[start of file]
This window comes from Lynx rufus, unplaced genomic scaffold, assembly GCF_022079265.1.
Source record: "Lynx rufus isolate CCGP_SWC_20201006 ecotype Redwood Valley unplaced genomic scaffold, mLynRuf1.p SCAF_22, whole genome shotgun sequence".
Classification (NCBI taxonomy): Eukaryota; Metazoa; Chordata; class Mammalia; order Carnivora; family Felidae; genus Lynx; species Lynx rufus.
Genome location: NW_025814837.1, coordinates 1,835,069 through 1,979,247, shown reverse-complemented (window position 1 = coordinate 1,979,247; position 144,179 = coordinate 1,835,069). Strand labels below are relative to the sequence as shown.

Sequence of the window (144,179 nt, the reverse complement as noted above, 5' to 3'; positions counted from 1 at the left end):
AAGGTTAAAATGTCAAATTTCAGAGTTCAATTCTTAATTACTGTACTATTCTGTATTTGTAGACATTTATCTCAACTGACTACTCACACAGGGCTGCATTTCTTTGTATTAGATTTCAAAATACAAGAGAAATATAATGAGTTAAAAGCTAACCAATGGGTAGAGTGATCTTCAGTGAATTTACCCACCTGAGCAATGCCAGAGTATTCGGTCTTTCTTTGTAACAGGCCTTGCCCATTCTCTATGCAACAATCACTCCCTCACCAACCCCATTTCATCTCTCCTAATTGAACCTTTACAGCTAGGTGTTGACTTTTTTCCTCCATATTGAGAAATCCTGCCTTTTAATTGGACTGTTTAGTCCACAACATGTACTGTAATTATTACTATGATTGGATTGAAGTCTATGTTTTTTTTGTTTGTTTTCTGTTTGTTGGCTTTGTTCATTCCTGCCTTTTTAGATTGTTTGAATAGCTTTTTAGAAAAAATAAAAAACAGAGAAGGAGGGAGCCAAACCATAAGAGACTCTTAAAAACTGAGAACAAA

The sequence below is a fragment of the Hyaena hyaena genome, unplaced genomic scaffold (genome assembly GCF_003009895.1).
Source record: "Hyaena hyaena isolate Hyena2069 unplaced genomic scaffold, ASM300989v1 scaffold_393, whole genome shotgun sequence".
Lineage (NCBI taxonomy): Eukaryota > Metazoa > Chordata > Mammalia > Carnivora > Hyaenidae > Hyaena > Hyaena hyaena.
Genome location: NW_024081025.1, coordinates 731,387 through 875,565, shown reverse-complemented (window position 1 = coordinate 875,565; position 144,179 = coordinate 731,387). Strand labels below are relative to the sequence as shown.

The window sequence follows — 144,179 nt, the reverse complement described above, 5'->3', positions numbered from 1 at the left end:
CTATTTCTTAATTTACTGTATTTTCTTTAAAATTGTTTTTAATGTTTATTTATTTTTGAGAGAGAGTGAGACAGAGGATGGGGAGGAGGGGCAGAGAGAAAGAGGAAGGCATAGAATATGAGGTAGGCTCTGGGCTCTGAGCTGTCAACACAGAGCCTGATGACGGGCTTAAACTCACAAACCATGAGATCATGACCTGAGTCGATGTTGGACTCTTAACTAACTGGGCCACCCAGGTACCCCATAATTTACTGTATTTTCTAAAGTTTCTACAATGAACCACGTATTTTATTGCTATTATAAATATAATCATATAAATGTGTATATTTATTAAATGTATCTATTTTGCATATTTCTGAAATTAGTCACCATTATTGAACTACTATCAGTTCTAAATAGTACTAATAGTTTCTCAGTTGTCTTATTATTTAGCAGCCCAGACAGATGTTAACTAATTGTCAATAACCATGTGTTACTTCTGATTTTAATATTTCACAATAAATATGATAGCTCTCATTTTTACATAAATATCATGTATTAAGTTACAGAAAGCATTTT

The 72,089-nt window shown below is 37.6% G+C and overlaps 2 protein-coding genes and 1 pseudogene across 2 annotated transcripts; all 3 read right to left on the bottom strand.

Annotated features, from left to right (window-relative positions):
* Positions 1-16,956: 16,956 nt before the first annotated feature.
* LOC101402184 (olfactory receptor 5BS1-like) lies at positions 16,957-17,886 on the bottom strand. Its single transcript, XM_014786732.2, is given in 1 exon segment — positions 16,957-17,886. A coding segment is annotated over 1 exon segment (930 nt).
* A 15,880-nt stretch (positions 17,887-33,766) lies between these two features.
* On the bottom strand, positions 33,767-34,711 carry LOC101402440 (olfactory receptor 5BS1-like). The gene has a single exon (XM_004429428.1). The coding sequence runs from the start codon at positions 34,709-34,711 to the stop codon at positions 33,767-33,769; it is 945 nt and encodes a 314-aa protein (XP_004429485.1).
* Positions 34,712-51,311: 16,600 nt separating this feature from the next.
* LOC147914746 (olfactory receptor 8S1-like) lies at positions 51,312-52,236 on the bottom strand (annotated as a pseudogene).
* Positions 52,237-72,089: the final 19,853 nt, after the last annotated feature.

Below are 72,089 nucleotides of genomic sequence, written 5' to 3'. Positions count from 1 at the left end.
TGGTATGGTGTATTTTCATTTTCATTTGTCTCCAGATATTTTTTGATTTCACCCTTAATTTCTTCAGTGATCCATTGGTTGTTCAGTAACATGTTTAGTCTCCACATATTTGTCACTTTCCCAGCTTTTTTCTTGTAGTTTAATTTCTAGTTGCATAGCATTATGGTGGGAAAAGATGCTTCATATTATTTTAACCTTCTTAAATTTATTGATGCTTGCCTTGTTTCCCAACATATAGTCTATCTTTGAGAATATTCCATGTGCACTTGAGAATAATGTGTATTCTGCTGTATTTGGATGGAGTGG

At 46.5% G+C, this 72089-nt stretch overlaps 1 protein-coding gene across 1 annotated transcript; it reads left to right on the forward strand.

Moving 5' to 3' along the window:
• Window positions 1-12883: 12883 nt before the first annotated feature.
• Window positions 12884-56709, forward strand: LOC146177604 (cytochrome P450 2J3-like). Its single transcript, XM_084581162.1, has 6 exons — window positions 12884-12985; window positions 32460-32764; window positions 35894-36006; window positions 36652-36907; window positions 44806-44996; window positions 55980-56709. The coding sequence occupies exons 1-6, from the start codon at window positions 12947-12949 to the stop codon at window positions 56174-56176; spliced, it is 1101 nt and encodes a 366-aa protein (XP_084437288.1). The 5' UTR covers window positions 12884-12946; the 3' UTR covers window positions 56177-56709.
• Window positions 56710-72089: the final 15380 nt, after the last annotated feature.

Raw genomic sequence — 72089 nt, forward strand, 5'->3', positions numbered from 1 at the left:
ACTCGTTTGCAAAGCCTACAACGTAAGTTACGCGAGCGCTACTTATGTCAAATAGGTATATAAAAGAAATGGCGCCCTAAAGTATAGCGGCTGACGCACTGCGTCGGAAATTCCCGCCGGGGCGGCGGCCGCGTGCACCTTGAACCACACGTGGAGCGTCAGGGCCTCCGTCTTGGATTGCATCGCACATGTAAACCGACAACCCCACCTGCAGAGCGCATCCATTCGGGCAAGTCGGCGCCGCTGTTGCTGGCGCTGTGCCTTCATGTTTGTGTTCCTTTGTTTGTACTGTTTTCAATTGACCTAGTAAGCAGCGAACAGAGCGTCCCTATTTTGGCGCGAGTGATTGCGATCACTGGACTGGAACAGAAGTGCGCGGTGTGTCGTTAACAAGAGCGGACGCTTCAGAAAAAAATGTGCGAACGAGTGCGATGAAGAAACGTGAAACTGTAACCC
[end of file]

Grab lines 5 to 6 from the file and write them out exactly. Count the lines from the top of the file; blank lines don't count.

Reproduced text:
Sequence of the window (144,179 nt, the reverse complement as noted above, 5' to 3'; positions counted from 1 at the left end):
AAGGTTAAAATGTCAAATTTCAGAGTTCAATTCTTAATTACTGTACTATTCTGTATTTGTAGACATTTATCTCAACTGACTACTCACACAGGGCTGCATTTCTTTGTATTAGATTTCAAAATACAAGAGAAATATAATGAGTTAAAAGCTAACCAATGGGTAGAGTGATCTTCAGTGAATTTACCCACCTGAGCAATGCCAGAGTATTCGGTCTTTCTTTGTAACAGGCCTTGCCCATTCTCTATGCAACAATCACTCCCTCACCAACCCCATTTCATCTCTCCTAATTGAACCTTTACAGCTAGGTGTTGACTTTTTTCCTCCATATTGAGAAATCCTGCCTTTTAATTGGACTGTTTAGTCCACAACATGTACTGTAATTATTACTATGATTGGATTGAAGTCTATGTTTTTTTTGTTTGTTTTCTGTTTGTTGGCTTTGTTCATTCCTGCCTTTTTAGATTGTTTGAATAGCTTTTTAGAAAAAATAAAAAACAGAGAAGGAGGGAGCCAAACCATAAGAGACTCTTAAAAACTGAGAACAAA